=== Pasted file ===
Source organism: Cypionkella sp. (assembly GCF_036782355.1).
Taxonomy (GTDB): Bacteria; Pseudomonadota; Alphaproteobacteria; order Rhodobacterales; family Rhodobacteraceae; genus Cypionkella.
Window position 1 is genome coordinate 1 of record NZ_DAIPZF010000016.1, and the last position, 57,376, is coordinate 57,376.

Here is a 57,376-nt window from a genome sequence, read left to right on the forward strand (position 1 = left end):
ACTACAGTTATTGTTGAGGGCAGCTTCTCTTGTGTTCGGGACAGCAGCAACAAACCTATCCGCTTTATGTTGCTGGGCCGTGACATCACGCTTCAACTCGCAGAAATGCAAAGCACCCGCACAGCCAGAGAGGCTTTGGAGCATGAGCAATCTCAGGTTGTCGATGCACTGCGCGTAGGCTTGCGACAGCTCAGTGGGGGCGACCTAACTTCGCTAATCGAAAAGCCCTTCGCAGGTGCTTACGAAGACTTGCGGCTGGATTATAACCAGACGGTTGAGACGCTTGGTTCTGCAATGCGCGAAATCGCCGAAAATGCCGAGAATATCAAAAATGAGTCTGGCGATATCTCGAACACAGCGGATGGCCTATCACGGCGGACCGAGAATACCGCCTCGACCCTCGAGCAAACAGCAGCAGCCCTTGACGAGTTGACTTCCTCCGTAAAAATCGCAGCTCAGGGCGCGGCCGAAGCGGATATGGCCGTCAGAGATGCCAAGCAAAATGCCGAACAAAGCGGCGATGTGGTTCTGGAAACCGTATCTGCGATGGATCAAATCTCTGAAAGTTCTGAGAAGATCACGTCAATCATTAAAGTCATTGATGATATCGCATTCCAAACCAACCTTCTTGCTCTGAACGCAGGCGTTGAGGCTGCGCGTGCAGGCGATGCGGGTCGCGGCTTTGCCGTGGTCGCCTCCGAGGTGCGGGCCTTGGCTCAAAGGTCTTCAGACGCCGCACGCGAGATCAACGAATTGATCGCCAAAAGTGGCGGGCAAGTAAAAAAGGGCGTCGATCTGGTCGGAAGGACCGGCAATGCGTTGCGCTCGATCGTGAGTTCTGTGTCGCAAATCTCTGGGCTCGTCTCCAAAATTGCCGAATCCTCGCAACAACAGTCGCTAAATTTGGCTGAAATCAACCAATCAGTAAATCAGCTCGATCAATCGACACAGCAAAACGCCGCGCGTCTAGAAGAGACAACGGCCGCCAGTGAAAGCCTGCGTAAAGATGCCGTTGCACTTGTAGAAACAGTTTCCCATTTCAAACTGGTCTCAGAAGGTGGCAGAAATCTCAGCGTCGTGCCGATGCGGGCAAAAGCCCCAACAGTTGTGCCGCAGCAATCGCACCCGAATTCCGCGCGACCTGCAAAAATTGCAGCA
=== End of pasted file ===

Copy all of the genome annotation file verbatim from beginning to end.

Source organism: Cypionkella sp. (assembly GCF_036782355.1).
Taxonomy (GTDB): Bacteria; Pseudomonadota; Alphaproteobacteria; order Rhodobacterales; family Rhodobacteraceae; genus Cypionkella.
Window position 1 is genome coordinate 1 of record NZ_DAIPZF010000016.1, and the last position, 57,376, is coordinate 57,376.

Here is a 57,376-nt window from a genome sequence, read left to right on the forward strand (position 1 = left end):
ACTACAGTTATTGTTGAGGGCAGCTTCTCTTGTGTTCGGGACAGCAGCAACAAACCTATCCGCTTTATGTTGCTGGGCCGTGACATCACGCTTCAACTCGCAGAAATGCAAAGCACCCGCACAGCCAGAGAGGCTTTGGAGCATGAGCAATCTCAGGTTGTCGATGCACTGCGCGTAGGCTTGCGACAGCTCAGTGGGGGCGACCTAACTTCGCTAATCGAAAAGCCCTTCGCAGGTGCTTACGAAGACTTGCGGCTGGATTATAACCAGACGGTTGAGACGCTTGGTTCTGCAATGCGCGAAATCGCCGAAAATGCCGAGAATATCAAAAATGAGTCTGGCGATATCTCGAACACAGCGGATGGCCTATCACGGCGGACCGAGAATACCGCCTCGACCCTCGAGCAAACAGCAGCAGCCCTTGACGAGTTGACTTCCTCCGTAAAAATCGCAGCTCAGGGCGCGGCCGAAGCGGATATGGCCGTCAGAGATGCCAAGCAAAATGCCGAACAAAGCGGCGATGTGGTTCTGGAAACCGTATCTGCGATGGATCAAATCTCTGAAAGTTCTGAGAAGATCACGTCAATCATTAAAGTCATTGATGATATCGCATTCCAAACCAACCTTCTTGCTCTGAACGCAGGCGTTGAGGCTGCGCGTGCAGGCGATGCGGGTCGCGGCTTTGCCGTGGTCGCCTCCGAGGTGCGGGCCTTGGCTCAAAGGTCTTCAGACGCCGCACGCGAGATCAACGAATTGATCGCCAAAAGTGGCGGGCAAGTAAAAAAGGGCGTCGATCTGGTCGGAAGGACCGGCAATGCGTTGCGCTCGATCGTGAGTTCTGTGTCGCAAATCTCTGGGCTCGTCTCCAAAATTGCCGAATCCTCGCAACAACAGTCGCTAAATTTGGCTGAAATCAACCAATCAGTAAATCAGCTCGATCAATCGACACAGCAAAACGCCGCGCGTCTAGAAGAGACAACGGCCGCCAGTGAAAGCCTGCGTAAAGATGCCGTTGCACTTGTAGAAACAGTTTCCCATTTCAAACTGGTCTCAGAAGGTGGCAGAAATCTCAGCGTCGTGCCGATGCGGGCAAAAGCCCCAACAGTTGTGCCGCAGCAATCGCACCCGAATTCCGCGCGACCTGCAAAAATTGCAGCA